Louise is the founder of Greenskills and Denmark Centre for Sustainable Living. She has been active in Landcare and natural resource management since the 1980s, and is academically trained in sustainability and community engagement, with a PhD for work on the connection between community and place in a catchment group. She has worked with and for a number of local groups, local governments and projects along the south coast and Great Southern, and nationally networked through a number of organisations. The winner of the 2006 Great Southern Development Commission’s Medal of Excellence in Natural Resource Management, Louise sits on the Board of Gondwana Link Ltd. She also holds a position on the Great Southern Science Council, and is a member of the South Coast NRM Biodiversity Reference Group.
Karissa grew up in rural Australia and has been working with local people to care for their environment for over 15 years. She spent ten years living and working in Central Australia, most recently developing an Indigenous Protected Area, which involved combining Indigenous ecological knowledge and Western science in developing the largest protected area on Australian land. Karissa now coordinates the Ginninderra Catchment Group, one of the three Landcare networks and community NRM organisations in the ACT. She has completed an Art/Science degree and a Masters thesis in community environmental management. Karissa lives just out of Canberra and regularly helps manage a family merino property near Yass.
Anne’s career in natural resource management has encompassed forestry, biodiversity conservation, regional and local natural resource management, parks and wildlife, botanic gardens, water policy, fisheries management and business strategy. Anne has worked in government at all levels but now has her own consulting business. Working alongside Landcarers and other volunteers has been an important and constant source of inspiration throughout her career. A particular highlight was being an NRM facilitator in the Furneaux Islands, a remote community with a strong Landcare ethic and spirit of self-determination. This gave Anne a passion for local community empowerment as a path to sustainability, an approach embodied in the Landcare movement. Anne is currently the CEO of Landcare ACT.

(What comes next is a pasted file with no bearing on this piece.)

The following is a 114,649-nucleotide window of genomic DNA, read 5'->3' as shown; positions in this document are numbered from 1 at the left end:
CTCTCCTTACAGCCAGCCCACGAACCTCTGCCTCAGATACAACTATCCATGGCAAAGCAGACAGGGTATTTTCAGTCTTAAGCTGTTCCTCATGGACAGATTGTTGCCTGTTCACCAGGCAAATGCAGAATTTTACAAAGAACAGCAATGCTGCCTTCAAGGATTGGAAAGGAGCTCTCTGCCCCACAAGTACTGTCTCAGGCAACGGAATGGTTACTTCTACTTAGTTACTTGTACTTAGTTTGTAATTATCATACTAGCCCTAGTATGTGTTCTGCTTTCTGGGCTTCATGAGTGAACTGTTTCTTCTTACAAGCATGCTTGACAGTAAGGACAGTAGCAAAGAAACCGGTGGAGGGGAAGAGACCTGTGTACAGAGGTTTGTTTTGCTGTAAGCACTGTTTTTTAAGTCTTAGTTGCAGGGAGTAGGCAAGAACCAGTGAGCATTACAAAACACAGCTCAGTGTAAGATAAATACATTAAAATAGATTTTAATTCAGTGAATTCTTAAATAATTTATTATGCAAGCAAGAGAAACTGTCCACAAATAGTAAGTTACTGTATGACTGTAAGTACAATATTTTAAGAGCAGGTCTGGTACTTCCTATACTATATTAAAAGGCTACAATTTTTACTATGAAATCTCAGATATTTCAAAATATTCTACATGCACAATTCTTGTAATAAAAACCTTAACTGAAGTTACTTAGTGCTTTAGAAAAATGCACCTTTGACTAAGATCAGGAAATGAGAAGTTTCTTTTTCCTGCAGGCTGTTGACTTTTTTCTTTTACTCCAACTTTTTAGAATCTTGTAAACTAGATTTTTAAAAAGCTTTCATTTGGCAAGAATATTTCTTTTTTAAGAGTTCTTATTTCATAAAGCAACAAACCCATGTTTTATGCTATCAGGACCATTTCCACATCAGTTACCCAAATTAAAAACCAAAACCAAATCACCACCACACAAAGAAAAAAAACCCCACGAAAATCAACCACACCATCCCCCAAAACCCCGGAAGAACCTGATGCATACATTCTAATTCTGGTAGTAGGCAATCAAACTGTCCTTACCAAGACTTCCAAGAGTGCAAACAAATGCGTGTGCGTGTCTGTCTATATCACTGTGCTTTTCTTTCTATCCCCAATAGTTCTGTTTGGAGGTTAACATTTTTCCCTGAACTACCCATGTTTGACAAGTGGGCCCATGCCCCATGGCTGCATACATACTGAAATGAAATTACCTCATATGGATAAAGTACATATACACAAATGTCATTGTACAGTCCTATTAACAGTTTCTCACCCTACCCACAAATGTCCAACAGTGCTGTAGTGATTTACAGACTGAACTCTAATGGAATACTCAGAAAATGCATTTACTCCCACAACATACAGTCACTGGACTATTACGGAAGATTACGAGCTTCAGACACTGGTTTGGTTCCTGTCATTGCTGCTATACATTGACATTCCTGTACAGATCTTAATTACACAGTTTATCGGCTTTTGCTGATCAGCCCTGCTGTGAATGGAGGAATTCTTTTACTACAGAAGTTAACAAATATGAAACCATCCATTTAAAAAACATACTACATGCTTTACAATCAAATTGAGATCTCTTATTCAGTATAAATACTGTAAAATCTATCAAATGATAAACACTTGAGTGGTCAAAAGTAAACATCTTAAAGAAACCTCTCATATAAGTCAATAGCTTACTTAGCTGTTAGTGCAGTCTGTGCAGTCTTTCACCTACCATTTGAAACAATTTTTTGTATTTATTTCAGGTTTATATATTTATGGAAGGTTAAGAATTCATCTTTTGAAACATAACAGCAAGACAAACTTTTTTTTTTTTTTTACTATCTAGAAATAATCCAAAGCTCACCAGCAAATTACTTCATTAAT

Martine Franco has been coordinating the Southern ACT Catchment Group for the past 5 years and has worked broadly in the NRM field for the National Land and Water Resources Audit and in the preparation of ACT Government Reserve and Conservation Management Plans. With a background in Forestry from ANU Martine specialises in the area of community engagement around the natural environment at the local scale. With a previous career in Community Mental Health and as an Occupational Therapist, Martine is passionate about the importance of human relationships with the environment and facilitating community empowerment in decision making in Natural Resource Management in her local area. She also has extensive experience supporting community cooperatives and volunteering for local not-for profit environmental organisations.
© 2017 National Landcare Network Representing Community Landcare across Australia